The cytotoxic effect of β-lapachone on A549 cells is enhanced by sulindac and its metabolites. Two sets of cells were left untreated or were incubated for 6 h with the indicated concentration of sulindac, sulindac sulfone, or sulindac sulfide, then 2 µM β-lapachone was added to one set and incubation continued for 12 h, when cell survival was measured using crystal violet staining and expressed as percentage survival compared to the untreated cells.

doi:10.1371/journal.pone.0088122.s005

(TIF)

Figure S6.

NQO1 siRNA has no effect on cell morphology or cell growth. CL1-1 cells (top) and CL1-5 (bottom) were transfected with negative siRNA or NQO1 siRNA for 1 to 3 days, then pictures were taken using a digital camera and phase contrast microscopy. The scale bar represents 50 µm.

doi:10.1371/journal.pone.0088122.s006

(TIF)

Figure S7.

NQO1 RNA levels are decreased by siRNA targeting NQO1. A549, CL1-1, or CL1-5 cells were transfected for 48 h with siRNA targeting NQO1 (siNQO1) or control siRNA (siNeg), and then NQO1 mRNA levels were measured by realtime PCR and expressed as a fold change compared to the value for CL1-5 cells transfected with siNeg. * : p<0.05 compared to the result for the corresponding siNeg-transfected cells.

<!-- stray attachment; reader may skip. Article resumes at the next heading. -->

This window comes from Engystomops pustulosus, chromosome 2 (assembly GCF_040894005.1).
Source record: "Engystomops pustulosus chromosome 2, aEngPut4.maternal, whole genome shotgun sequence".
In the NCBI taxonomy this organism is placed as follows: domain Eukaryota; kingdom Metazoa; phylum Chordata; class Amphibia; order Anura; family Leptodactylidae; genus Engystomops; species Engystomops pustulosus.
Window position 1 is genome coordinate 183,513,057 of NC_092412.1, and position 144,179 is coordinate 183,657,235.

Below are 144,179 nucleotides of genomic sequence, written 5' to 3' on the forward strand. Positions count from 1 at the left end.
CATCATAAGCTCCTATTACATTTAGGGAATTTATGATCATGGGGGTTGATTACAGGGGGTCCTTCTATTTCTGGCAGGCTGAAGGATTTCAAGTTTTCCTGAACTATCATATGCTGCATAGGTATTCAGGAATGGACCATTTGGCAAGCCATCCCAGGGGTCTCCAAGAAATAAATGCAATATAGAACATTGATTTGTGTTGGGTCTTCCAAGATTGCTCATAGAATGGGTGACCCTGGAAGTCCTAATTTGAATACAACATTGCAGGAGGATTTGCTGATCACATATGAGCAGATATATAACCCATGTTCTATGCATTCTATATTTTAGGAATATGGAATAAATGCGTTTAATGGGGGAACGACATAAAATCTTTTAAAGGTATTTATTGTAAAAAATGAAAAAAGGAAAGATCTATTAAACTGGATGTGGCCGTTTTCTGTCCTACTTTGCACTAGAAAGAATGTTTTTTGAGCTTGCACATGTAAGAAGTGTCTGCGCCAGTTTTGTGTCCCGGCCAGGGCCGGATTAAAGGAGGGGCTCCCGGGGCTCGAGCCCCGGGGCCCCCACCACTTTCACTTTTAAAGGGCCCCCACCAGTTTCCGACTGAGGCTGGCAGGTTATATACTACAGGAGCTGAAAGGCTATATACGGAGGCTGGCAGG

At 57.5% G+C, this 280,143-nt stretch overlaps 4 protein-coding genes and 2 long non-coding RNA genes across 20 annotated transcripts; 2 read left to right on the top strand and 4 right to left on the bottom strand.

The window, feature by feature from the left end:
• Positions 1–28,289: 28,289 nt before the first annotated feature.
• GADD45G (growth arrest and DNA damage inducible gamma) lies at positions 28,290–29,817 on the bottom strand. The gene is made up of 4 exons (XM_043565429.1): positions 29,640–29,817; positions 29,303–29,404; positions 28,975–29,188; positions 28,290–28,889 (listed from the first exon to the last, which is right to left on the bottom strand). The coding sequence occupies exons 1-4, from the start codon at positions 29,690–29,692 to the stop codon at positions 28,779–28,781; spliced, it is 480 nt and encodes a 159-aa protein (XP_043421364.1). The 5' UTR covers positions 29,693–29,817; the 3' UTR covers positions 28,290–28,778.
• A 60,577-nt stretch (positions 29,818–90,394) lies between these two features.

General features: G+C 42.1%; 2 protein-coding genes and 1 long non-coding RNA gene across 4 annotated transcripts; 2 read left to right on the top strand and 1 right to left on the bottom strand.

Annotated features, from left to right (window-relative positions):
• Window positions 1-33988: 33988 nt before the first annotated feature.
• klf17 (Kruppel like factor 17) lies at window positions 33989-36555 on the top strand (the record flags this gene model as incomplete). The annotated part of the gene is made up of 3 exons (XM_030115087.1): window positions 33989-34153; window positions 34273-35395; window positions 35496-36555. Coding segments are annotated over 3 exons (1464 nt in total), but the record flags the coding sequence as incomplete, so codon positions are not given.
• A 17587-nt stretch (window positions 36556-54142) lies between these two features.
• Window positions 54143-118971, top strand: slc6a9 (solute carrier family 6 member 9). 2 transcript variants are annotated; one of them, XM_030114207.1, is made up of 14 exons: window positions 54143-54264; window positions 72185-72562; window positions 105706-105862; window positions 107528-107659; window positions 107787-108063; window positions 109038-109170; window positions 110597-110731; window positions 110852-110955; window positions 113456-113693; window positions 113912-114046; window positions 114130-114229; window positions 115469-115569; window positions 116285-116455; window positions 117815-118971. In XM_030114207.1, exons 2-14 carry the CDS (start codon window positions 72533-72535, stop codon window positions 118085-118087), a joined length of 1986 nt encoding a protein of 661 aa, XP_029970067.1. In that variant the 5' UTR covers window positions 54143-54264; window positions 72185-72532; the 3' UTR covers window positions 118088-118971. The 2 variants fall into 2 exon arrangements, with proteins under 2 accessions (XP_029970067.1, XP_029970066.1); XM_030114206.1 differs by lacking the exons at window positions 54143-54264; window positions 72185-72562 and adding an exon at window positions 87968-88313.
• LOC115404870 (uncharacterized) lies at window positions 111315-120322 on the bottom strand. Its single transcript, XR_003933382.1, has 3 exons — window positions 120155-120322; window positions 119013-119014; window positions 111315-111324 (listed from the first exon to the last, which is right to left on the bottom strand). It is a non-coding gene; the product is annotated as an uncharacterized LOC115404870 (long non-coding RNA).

doi:10.1371/journal.pone.0088122.s007

(TIF)

Table S1.

Primers used in the realtime PCR for actin and NQO1.

doi:10.1371/journal.pone.0088122.s008

(TIF)

Materials and Methods S1.

doi:10.1371/journal.pone.0088122.s009

(DOCX)

Acknowledgments

This work was supported by grants (NSC 101-2320-B-002-020-MY3, NSC 98-2320-B-715-001-MY3 (YPC) and NSC 101-2320-B-002-008) from the National Science Council, Taiwan.

Author Contributions

Conceived and designed the experiments: HK YC. Performed the experiments: TW YL. Analyzed the data: HK TW YL. Wrote the paper: HK KL YC.